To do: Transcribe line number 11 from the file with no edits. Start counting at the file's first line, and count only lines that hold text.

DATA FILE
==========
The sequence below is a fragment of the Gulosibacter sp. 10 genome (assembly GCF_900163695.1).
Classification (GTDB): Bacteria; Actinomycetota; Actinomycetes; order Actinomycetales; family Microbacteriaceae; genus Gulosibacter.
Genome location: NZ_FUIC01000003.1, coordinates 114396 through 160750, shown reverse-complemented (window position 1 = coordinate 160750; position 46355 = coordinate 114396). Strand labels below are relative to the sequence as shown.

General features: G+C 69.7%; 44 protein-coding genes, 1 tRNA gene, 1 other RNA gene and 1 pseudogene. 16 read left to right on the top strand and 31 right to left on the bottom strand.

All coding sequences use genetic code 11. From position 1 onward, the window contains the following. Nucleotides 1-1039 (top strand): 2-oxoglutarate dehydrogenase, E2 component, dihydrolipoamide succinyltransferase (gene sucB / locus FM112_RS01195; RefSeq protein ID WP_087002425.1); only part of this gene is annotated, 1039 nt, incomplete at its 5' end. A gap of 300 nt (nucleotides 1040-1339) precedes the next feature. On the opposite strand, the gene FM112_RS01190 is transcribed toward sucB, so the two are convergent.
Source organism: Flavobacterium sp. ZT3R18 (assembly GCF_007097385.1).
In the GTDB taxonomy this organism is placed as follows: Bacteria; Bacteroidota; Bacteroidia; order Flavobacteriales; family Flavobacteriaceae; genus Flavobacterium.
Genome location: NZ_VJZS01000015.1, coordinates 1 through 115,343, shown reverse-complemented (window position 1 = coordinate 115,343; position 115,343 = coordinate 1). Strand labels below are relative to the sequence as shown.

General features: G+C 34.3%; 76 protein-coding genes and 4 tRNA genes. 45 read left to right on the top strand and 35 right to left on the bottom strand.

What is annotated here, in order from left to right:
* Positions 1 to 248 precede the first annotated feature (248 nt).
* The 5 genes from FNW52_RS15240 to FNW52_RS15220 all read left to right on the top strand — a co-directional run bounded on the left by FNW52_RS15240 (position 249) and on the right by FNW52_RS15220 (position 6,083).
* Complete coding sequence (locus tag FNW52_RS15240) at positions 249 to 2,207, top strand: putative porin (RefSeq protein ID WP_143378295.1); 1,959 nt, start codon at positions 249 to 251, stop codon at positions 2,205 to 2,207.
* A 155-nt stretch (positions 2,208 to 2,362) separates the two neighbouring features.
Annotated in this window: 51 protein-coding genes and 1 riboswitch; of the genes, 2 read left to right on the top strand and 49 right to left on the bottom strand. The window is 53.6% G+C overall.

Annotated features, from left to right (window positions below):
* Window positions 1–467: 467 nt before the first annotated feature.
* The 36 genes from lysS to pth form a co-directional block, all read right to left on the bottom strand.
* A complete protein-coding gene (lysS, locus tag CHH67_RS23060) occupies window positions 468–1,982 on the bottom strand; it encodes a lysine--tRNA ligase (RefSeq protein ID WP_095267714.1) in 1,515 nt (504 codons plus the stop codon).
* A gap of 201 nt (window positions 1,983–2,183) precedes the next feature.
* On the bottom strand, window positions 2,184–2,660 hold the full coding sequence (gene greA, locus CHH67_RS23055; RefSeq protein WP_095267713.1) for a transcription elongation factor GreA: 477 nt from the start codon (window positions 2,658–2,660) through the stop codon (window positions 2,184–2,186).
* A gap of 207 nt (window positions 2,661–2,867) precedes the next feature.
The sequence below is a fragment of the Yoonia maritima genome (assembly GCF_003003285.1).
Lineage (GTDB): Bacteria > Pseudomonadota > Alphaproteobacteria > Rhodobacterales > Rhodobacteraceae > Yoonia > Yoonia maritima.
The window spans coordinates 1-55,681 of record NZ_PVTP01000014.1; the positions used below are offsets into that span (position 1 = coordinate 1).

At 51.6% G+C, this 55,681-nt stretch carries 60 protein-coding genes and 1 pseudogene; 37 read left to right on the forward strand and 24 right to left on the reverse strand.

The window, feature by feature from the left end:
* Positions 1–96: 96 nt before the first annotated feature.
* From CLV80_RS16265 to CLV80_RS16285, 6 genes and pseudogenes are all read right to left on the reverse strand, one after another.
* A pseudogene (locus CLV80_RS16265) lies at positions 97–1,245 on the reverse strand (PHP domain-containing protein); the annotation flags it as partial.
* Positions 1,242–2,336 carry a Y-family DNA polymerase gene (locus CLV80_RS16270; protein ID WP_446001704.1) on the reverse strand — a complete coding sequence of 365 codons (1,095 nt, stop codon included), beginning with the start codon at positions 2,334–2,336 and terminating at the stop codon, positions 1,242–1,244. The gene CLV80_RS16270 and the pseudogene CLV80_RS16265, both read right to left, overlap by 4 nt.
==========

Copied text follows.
* Positions 1 to 248 precede the first annotated feature (248 nt).